We scrambled over the fallen trees, passed Tobias Gap, then about 5 kms before the finish I could hear the phone receiving a message (it wasn’t anything new, it was going on along the day), lost concentration for a split second and tripped on a rock. Next moment I realised I can’t save this, I’m going to fall. Hands stretched out, on the edge of the trail, halfway into the valley (lengthwise, so it’s quite weird). The only thing I thought of right then and there was “please, please just not the damaged knee!!”. Well the injured knee only copped a little bruise, but my right palm was missing a piece of skin of about 1 $ coin and all black from the dirt; a corkie on the left thenar eminence (it’s all bruised and has a small puncture); skin off the left knee – again, all black from the dirt – and a bruise on the right leg, about 5 cm above the ankle, next to the shin.
Maria came to my help. I asked her to let me just stay here a few moments until I recollect myself. I managed to sit up without rolling into the valley, then she pulled me up and back onto the track. She poured some water onto the wounds, but those needed some proper cleaning. I said let’s just go, we’ll get it looked at when we are there.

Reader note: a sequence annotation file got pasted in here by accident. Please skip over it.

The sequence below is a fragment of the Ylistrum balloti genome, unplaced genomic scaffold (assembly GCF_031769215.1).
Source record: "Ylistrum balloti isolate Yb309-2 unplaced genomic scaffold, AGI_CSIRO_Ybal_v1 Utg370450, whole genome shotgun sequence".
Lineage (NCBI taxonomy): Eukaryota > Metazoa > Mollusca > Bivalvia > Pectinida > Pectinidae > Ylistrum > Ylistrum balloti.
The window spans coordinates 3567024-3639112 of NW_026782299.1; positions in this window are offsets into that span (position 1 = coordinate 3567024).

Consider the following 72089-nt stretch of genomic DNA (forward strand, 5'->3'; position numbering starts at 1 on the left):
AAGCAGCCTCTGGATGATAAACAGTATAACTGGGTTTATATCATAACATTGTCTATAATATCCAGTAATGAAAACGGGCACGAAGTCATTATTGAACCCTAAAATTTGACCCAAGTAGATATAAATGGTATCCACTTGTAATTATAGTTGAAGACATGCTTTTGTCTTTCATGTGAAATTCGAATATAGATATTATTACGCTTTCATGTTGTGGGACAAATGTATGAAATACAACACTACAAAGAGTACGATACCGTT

We slowly picked up the pace again when my watch was complaining of low battery. I’ve digged out the cable, plugged it into the charger and finally headed towards Harrietville, really looking where I was stepping and how.

Getting off the trail before dark seemed pretty attainable, which gave us a good vibe. Big Yayyy!! once we got onto the bitumen (which wasn’t that pleasant on its own). Then we spotted Thomas, looking left into one of the streets. I yelled out to keep straight and cross the bridge.

We were in good spirits as we were getting closer to the finish and it was also getting darker. It was strange that there is no one outside the Snowline Pub to cheer us in… we’ve realised the presentations was in progress, so ran into the finishing shute holding hands, about 30 seconds after Thomas. Registered the time the clock was showing 12.52.22, then had a piece of water melon, realised I forgot to stop the watch, so I stopped it, then tried to clean my hands with the solution in the pumpy container… it was very sticky… ah!! That’s why there was a water container next to it!! Should’ve washed it down. Couldn’t be bothered. It was all hurting anyway.